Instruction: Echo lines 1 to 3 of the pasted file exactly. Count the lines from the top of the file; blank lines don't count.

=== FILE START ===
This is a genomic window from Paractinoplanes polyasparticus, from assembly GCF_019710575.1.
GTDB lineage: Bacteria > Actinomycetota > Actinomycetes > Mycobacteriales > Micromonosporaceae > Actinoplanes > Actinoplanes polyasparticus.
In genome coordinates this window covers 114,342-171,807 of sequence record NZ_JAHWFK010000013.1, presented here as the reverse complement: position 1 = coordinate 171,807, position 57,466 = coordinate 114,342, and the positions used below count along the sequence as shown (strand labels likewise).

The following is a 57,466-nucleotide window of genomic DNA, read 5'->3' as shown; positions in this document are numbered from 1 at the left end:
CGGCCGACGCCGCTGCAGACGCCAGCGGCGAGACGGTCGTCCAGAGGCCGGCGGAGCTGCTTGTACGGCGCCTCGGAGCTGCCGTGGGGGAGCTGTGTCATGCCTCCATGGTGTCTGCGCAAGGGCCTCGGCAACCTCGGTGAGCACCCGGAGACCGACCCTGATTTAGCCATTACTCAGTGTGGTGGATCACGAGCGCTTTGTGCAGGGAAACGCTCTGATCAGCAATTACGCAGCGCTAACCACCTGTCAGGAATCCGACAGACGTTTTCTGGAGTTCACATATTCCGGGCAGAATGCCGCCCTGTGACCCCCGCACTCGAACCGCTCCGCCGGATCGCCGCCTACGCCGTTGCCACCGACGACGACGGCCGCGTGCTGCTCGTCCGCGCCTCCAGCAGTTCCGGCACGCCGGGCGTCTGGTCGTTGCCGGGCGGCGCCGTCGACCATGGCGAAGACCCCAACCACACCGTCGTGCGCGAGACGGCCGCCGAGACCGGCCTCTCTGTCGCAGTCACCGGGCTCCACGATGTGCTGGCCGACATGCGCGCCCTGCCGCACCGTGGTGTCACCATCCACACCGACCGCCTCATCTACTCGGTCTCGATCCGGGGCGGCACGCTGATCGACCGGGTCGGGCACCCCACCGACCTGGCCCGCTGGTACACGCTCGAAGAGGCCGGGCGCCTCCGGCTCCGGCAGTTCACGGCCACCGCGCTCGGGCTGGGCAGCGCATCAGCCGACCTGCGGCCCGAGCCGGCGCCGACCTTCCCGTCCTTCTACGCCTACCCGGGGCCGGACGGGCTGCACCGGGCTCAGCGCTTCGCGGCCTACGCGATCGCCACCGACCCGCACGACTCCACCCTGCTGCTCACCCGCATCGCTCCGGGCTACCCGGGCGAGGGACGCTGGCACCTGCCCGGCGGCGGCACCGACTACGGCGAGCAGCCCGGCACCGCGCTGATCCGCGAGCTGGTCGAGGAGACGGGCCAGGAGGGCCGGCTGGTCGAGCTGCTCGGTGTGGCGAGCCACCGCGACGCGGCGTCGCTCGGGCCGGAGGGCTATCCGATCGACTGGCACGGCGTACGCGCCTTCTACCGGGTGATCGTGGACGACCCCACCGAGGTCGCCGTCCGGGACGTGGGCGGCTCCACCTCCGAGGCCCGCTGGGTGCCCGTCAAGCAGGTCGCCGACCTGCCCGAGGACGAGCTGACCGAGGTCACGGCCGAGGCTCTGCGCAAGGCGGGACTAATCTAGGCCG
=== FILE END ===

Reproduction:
This is a genomic window from Paractinoplanes polyasparticus, from assembly GCF_019710575.1.
GTDB lineage: Bacteria > Actinomycetota > Actinomycetes > Mycobacteriales > Micromonosporaceae > Actinoplanes > Actinoplanes polyasparticus.
In genome coordinates this window covers 114,342-171,807 of sequence record NZ_JAHWFK010000013.1, presented here as the reverse complement: position 1 = coordinate 171,807, position 57,466 = coordinate 114,342, and the positions used below count along the sequence as shown (strand labels likewise).